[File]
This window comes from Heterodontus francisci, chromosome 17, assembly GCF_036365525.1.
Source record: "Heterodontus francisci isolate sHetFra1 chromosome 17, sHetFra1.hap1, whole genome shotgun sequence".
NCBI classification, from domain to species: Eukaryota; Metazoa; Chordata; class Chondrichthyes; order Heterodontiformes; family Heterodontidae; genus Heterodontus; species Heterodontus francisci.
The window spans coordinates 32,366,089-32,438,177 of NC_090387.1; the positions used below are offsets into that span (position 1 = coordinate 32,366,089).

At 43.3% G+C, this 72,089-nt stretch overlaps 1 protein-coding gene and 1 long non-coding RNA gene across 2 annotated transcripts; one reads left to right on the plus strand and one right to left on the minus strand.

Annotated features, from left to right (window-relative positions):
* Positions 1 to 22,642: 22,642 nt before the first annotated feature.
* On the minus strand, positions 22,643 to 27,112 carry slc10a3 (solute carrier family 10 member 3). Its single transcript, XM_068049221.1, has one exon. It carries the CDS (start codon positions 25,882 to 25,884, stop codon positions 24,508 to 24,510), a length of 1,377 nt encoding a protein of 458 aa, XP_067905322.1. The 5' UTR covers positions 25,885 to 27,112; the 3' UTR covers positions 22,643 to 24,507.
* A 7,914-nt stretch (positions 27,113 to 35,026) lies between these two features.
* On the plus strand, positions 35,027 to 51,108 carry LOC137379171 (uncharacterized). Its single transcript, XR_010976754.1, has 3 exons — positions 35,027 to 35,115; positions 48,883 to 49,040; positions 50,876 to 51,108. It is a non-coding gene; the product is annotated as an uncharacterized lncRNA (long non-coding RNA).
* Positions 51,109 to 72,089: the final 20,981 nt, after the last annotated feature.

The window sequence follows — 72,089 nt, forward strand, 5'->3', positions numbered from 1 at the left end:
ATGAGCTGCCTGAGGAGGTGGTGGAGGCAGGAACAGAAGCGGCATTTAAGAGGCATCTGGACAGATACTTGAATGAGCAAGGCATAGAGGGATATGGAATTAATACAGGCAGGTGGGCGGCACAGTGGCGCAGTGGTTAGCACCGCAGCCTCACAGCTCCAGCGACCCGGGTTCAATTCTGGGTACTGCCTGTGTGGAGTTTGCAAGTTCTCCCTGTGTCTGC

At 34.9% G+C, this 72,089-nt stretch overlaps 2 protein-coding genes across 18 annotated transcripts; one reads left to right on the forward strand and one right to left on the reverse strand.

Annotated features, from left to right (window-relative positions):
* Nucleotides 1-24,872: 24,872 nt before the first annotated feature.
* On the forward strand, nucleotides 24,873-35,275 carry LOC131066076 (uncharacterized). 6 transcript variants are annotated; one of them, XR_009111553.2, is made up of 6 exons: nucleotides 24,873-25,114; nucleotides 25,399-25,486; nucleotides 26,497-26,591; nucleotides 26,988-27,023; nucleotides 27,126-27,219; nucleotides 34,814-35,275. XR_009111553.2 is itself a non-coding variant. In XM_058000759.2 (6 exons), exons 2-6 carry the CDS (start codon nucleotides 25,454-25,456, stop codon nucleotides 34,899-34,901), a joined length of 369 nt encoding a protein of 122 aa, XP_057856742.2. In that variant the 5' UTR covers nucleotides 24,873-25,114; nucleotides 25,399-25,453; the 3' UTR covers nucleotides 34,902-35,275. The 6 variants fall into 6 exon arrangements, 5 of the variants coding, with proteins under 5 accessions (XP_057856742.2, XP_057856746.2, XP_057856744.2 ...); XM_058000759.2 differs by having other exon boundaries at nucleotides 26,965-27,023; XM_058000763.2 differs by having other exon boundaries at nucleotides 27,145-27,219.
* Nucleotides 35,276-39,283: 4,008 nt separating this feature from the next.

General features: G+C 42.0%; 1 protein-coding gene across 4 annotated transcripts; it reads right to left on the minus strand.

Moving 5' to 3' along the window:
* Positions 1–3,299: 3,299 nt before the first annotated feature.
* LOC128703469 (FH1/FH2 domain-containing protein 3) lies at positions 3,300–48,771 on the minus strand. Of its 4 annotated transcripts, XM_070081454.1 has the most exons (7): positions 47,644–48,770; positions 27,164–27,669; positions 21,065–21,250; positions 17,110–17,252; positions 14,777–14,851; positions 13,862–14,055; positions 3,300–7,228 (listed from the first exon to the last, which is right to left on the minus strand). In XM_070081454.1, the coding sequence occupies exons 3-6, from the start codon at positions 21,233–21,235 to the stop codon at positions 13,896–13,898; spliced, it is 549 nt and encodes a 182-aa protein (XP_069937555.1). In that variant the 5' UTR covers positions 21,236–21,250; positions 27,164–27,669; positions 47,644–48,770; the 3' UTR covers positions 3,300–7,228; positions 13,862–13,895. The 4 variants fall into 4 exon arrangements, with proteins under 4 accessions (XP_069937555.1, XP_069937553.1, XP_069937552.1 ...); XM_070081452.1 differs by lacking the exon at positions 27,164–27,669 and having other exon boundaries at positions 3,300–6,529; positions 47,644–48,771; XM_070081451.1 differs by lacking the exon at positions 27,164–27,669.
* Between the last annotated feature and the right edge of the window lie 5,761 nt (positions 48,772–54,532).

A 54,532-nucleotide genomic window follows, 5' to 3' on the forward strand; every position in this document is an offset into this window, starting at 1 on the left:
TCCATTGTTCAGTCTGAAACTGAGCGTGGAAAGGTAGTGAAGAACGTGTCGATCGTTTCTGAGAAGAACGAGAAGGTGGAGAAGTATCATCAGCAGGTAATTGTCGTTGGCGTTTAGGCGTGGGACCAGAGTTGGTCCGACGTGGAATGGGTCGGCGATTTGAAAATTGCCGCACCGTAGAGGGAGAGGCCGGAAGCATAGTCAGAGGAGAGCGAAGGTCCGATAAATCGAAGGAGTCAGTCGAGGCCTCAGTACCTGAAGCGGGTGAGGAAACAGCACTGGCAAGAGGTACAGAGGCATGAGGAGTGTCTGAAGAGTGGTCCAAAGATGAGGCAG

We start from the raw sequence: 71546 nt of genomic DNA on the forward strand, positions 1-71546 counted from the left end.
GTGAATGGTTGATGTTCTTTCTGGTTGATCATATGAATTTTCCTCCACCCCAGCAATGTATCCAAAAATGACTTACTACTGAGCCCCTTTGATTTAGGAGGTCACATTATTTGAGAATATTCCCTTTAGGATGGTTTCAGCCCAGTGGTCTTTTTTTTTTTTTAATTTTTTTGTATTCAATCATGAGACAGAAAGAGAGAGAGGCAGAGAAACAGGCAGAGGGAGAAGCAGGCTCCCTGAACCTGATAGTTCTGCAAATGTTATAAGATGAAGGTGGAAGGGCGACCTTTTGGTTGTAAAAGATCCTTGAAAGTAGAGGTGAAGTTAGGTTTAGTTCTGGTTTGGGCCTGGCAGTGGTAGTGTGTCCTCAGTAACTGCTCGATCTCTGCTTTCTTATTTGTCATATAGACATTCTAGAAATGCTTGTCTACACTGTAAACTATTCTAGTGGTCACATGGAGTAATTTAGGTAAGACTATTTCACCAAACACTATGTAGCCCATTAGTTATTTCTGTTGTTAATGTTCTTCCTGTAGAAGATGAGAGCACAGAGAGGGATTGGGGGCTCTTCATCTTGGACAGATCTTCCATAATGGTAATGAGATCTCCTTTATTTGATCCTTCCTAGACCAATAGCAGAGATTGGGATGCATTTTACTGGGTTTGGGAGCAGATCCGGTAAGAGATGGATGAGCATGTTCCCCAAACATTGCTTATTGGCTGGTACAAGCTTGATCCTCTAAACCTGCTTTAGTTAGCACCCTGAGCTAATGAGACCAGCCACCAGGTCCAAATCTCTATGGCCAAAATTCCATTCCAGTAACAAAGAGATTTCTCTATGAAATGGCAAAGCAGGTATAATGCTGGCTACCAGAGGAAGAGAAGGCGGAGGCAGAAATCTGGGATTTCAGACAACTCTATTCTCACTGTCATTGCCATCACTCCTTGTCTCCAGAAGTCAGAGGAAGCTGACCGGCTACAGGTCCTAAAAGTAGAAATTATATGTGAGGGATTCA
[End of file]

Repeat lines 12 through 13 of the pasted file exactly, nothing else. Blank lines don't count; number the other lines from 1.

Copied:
The window sequence follows — 72,089 nt, forward strand, 5'->3', positions numbered from 1 at the left end:
ATGAGCTGCCTGAGGAGGTGGTGGAGGCAGGAACAGAAGCGGCATTTAAGAGGCATCTGGACAGATACTTGAATGAGCAAGGCATAGAGGGATATGGAATTAATACAGGCAGGTGGGCGGCACAGTGGCGCAGTGGTTAGCACCGCAGCCTCACAGCTCCAGCGACCCGGGTTCAATTCTGGGTACTGCCTGTGTGGAGTTTGCAAGTTCTCCCTGTGTCTGC